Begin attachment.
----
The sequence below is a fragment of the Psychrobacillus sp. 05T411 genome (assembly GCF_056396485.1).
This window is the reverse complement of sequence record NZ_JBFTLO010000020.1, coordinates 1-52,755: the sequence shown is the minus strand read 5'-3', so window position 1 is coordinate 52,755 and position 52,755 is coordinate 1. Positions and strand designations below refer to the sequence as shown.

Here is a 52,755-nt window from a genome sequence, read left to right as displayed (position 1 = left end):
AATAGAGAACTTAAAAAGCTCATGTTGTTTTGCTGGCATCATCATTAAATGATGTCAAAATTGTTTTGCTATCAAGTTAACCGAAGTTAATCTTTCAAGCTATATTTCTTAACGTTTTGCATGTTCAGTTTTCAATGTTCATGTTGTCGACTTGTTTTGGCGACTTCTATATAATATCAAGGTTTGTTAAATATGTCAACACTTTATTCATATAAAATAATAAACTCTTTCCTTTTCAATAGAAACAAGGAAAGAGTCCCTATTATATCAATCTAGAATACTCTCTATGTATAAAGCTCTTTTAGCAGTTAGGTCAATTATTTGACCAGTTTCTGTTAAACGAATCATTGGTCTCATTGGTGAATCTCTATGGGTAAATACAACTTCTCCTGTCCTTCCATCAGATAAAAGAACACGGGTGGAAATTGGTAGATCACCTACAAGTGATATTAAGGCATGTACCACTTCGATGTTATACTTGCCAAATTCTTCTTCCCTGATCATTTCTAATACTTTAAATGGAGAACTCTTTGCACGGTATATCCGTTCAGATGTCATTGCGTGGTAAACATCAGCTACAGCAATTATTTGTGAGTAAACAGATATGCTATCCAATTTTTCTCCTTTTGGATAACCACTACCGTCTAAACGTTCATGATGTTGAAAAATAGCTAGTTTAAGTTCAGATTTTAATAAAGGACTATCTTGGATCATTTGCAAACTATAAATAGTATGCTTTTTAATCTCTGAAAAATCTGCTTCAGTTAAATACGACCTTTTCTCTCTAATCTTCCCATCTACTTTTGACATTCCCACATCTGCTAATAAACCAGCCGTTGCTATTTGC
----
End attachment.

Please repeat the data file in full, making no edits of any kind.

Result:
The sequence below is a fragment of the Psychrobacillus sp. 05T411 genome (assembly GCF_056396485.1).
This window is the reverse complement of sequence record NZ_JBFTLO010000020.1, coordinates 1-52,755: the sequence shown is the minus strand read 5'-3', so window position 1 is coordinate 52,755 and position 52,755 is coordinate 1. Positions and strand designations below refer to the sequence as shown.

Here is a 52,755-nt window from a genome sequence, read left to right as displayed (position 1 = left end):
AATAGAGAACTTAAAAAGCTCATGTTGTTTTGCTGGCATCATCATTAAATGATGTCAAAATTGTTTTGCTATCAAGTTAACCGAAGTTAATCTTTCAAGCTATATTTCTTAACGTTTTGCATGTTCAGTTTTCAATGTTCATGTTGTCGACTTGTTTTGGCGACTTCTATATAATATCAAGGTTTGTTAAATATGTCAACACTTTATTCATATAAAATAATAAACTCTTTCCTTTTCAATAGAAACAAGGAAAGAGTCCCTATTATATCAATCTAGAATACTCTCTATGTATAAAGCTCTTTTAGCAGTTAGGTCAATTATTTGACCAGTTTCTGTTAAACGAATCATTGGTCTCATTGGTGAATCTCTATGGGTAAATACAACTTCTCCTGTCCTTCCATCAGATAAAAGAACACGGGTGGAAATTGGTAGATCACCTACAAGTGATATTAAGGCATGTACCACTTCGATGTTATACTTGCCAAATTCTTCTTCCCTGATCATTTCTAATACTTTAAATGGAGAACTCTTTGCACGGTATATCCGTTCAGATGTCATTGCGTGGTAAACATCAGCTACAGCAATTATTTGTGAGTAAACAGATATGCTATCCAATTTTTCTCCTTTTGGATAACCACTACCGTCTAAACGTTCATGATGTTGAAAAATAGCTAGTTTAAGTTCAGATTTTAATAAAGGACTATCTTGGATCATTTGCAAACTATAAATAGTATGCTTTTTAATCTCTGAAAAATCTGCTTCAGTTAAATACGACCTTTTCTCTCTAATCTTCCCATCTACTTTTGACATTCCCACATCTGCTAATAAACCAGCCGTTGCTATTTGC